The real problem, analysts say, is that municipal government debt in China has begun casting a large shadow over the nation’s growth picture. If instead of investing in growth, China had to start spending money to gird the banks against municipal defaults, some experts see a possibility of China eventually lapsing into a long period of Japan-like stagnation.

A Recession Peril

Kenneth S. Rogoff, a Harvard economics professor and co-author of “This Time Is Different: Eight Centuries of Financial Folly,” has studied China’s boom. He predicts that within a decade China’s lofty property bubble and its mounting debts could cause a regional recession in Asia and stifle growth in the rest of the world.

“With China, you have the ultimate ‘this time is different’ syndrome,” Professor Rogoff said. “Economists say they have huge reserves, they have savings, they’re hard-working people. It’s na├»ve. You can’t beat the odds forever.”

By Beijing’s estimate, total local government debt amounted to $2.2 trillion last year — a staggering figure, equal to one-third of the nation’s gross domestic product. A wave of municipal defaults could become a huge liability for the central government, which is sitting on about $2 trillion in debt of its own.

And Beijing’s estimate of what the cities owe might be too low, in the view of Victor Shih, a professor of political economy at Northwestern University who has studied China’s municipal debt. He says that by now, after even more borrowing in early 2011 and some figures hidden from government audits, total municipal debt in China could be closer to $3 trillion.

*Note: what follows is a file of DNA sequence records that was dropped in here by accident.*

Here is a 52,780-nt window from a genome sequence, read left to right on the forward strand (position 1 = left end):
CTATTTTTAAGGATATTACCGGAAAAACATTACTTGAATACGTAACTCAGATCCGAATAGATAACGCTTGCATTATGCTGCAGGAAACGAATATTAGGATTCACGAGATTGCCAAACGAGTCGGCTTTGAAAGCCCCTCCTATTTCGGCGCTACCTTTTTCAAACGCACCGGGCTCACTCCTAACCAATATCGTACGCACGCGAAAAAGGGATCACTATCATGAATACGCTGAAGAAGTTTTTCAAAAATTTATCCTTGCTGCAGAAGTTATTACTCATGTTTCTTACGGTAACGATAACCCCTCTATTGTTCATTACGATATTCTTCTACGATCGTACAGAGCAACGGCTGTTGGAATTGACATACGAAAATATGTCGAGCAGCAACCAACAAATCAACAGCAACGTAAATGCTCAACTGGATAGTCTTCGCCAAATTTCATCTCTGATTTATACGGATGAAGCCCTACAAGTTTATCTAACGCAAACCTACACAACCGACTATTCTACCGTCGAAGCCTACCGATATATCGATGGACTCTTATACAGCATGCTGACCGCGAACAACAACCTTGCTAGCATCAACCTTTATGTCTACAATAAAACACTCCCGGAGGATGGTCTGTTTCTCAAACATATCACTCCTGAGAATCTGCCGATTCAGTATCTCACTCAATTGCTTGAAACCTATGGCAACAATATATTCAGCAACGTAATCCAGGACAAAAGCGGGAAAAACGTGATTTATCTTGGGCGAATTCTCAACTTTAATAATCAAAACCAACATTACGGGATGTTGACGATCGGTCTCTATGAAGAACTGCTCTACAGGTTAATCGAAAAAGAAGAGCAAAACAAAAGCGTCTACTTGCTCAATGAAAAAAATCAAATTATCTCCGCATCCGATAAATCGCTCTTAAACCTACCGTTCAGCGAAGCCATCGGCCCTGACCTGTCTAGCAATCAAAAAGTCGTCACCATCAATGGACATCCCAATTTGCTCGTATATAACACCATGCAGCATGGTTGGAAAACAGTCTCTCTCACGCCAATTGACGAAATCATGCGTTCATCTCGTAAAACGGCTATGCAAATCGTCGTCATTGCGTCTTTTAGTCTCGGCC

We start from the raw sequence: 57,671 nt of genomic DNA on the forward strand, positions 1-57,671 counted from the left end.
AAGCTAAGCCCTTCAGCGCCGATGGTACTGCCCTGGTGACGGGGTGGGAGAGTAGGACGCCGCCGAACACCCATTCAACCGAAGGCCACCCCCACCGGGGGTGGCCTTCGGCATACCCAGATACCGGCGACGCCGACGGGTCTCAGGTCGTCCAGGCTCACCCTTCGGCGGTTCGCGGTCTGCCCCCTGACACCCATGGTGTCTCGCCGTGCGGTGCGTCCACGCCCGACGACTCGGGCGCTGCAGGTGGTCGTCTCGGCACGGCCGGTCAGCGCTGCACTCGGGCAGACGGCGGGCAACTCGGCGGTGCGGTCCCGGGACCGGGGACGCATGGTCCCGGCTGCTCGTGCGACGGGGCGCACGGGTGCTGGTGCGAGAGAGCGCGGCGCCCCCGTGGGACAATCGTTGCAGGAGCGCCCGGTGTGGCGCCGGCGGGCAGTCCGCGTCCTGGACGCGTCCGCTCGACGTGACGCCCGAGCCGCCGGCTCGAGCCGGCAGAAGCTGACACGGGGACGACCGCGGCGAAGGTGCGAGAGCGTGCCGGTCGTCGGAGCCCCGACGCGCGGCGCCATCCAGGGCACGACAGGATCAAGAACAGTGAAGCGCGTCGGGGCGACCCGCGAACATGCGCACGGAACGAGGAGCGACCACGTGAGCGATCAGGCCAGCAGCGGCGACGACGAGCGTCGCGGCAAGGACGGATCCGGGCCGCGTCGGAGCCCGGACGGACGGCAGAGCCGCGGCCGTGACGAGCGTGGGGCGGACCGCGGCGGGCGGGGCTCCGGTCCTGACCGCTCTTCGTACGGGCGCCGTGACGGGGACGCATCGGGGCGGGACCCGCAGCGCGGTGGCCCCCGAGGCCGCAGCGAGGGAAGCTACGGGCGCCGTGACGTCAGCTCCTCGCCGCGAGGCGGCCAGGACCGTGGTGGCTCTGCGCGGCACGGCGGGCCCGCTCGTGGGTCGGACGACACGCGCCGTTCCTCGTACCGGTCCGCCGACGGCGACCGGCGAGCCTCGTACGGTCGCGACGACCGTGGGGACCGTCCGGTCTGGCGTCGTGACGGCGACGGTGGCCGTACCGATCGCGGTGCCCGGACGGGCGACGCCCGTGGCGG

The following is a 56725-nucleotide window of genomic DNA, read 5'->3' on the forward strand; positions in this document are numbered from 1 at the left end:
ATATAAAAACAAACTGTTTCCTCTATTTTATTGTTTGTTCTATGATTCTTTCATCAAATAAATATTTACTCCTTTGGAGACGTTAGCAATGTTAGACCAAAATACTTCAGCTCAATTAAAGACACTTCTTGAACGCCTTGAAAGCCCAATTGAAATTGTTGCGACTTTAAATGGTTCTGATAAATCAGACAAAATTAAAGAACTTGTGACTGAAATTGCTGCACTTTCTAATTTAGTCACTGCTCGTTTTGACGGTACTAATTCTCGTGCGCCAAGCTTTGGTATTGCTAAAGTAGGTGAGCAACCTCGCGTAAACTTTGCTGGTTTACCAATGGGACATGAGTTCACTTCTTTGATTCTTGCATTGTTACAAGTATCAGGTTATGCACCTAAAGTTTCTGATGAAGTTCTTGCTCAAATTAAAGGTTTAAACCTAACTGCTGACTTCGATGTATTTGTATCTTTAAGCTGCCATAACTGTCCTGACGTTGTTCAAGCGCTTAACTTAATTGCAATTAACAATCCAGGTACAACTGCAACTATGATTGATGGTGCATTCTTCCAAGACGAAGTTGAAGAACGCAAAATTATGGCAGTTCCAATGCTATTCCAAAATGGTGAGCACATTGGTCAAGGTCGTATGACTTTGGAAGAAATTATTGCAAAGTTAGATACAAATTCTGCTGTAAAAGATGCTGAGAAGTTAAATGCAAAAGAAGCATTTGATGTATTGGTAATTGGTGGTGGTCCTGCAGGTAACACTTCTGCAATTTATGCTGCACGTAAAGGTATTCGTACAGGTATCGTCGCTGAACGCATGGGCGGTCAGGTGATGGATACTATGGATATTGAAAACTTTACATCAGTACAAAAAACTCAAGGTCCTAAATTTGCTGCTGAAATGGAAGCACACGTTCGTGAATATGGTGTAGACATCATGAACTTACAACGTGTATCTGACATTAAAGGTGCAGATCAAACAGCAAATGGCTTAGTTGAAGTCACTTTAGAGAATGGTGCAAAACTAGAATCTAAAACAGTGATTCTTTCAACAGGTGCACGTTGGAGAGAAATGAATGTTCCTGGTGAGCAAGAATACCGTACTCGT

“Most of the government entities that borrow can’t even make the interest payments on the loans,” Professor Shih said.

Around the clock, seven days a week, the construction crews burrow to build Wuhan’s $45 billion subway system. One segment snakes beneath the mighty Yangtze River.

“For most areas we dig down 18 to 26 meters,” said Lin Wenshu, one of the planning directors of the Wuhan Metro. “But for part of this line we’ve had to go down 50 meters because there’s high pressure and a lot of mud from the river,” he said. “But the citizens want a subway system, and so we’re going to build it as fast as possible.”

In all, city officials say there are more than 5,700 construction projects under way in Wuhan. In some neighborhoods, workers demolish old homes with little more than sledgehammers and their bare hands to make way for shopping malls, high-rise apartment complexes and new expressways.

Having seen Beijing, Shanghai and other coastal metropolises thrive on big infrastructure projects, cities thousands of miles inland, like Wuhan, are trying to do likewise. Wuhan wants to become a manufacturing and transportation hub for the heartland — China’s version of Chicago.

But it is a dream built on debt. This year, relying largely on bank loans, Wuhan plans to spend about $22 billion on infrastructure projects, an amount five times as large as the city’s tax revenue last year. And aspirations notwithstanding, Wuhan is still relatively poor. Residents here earn about $3,000 a year, only about two-thirds as much as those in Shanghai.

But Wuhan has made the most of the soaring value of its land. In the northwest part of the city, for example, bulldozers have cleared a huge tract more than twice the size of Central Park. A dozen years ago it was a military air base.

Giant billboards advertise a new purpose: future home of the Wangjiadun Central Business District, featuring office towers and luxury apartments for 200,000 people. That assumes, of course, that financing for the project — a web of loans and deals based largely on the underlying value of the land — holds up.